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Twisted Metal Completely Cuts Its Supernatural Roots (And That's A Good Thing)

When considering which gaming franchises were likely to get adapted in the wake of the success of "The Last of Us" and "The Super Mario Bros. Movie," "Twisted Metal" was probably not the first franchise you thought of. After all, being that the game is almost totally about people in cars shooting at each other, it doesn't necessarily sound like a very compelling story for the small screen to explore.

Still, Peacock's "Twisted Metal" is a lot of fun. Capturing the insane tone and bizarre characters of the PlayStation series, the adaptation is just tongue-in-cheek enough to work based on what we've seen so far. Largely, however, this is because of the more out-there elements that the series removes from the games rather than what it keeps in.

For instance, the most recognizable example fans will recognize is that Sweet Tooth's (Samoa Joe and Will Arnett) head isn't permanently on fire in the Peacock series. Also, characters like Mr. Grimm, who is a skeleton riding a motorcycle, and Axel, a guy who is permanently strapped into a car machine with massive tires, are notably absent. While some of the more hardcore members of the "Twisted Metal" fanbase might deride choices like these as unfaithful to the source material, this is ultimately the right way to go for a live-action adaptation.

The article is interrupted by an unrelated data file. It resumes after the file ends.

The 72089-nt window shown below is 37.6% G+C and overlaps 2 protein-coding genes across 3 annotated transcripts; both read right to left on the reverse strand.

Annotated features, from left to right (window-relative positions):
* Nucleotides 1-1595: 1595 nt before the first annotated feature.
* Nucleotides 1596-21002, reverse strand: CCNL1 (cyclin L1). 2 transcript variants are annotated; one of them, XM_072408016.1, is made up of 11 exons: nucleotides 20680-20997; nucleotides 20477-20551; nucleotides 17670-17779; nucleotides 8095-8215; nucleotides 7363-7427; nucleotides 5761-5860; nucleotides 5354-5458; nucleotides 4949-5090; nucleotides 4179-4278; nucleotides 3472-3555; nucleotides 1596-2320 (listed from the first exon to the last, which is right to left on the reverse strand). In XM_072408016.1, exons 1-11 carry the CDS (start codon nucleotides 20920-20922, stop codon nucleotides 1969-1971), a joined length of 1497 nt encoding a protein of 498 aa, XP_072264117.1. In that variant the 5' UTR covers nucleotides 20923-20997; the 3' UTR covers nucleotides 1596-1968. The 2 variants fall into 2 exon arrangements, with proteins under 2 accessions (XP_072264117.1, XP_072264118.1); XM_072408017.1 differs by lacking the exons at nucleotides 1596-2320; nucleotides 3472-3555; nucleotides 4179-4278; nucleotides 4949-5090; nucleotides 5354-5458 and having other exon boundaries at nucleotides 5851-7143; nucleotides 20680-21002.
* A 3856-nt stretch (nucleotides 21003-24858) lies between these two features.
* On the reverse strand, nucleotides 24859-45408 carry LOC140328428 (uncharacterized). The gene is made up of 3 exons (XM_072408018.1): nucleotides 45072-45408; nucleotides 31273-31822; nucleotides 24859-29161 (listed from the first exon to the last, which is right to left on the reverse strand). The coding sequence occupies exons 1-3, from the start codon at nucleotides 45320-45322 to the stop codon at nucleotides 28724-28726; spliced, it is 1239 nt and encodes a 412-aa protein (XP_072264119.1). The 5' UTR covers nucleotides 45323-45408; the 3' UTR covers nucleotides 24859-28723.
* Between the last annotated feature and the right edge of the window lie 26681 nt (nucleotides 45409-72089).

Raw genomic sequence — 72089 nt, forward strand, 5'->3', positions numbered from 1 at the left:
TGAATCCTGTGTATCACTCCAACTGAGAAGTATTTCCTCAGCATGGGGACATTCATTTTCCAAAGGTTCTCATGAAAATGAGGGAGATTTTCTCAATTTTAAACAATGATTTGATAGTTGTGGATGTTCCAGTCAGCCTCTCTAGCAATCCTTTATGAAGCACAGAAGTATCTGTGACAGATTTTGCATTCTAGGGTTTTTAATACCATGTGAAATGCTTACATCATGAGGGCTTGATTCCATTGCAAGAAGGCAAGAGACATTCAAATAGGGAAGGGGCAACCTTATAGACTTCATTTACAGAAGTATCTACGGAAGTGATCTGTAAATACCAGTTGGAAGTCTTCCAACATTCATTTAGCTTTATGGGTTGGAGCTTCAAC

The tournament is no longer run by a magic man either

While the "Twisted Metal" video game series functions via a man named Calypso who can grant the wishes of anyone who wins his car-fighting tournaments, the Peacock series also smartly drops this element in favor of simply having Raven (Neve Campbell) be in control of what appears to be the only functioning city in post-apocalyptic America.

As such, the "wish" that she can grant for John Doe (Anthony Mackie) is the ability to live a normal life in a safe, walled-in city with all of the conveniences and amenities that someone who lived in the pre-apocalypse days would recall. However, the only way that John can get this reward is by traveling across the most dangerous and lawless areas of America to make a delivery.

This provides the ability for "Twisted Metal" to still retain the car combat that the series is known for, but in a way that is more grounded. It also makes strapping weapons to cars more of a "Mad Max"-style function of the kind of society that this story is set in rather than a tournament of car fighters battling it out in increasingly ridiculous scenarios.

Though we can't say for sure that the tone will remain the same throughout the remainder of the first season or the series, from what we've seen in the first three episodes, these changes make "Twisted Metal" a much smarter and fun take on the game series than expected and a pleasant surprise as a result.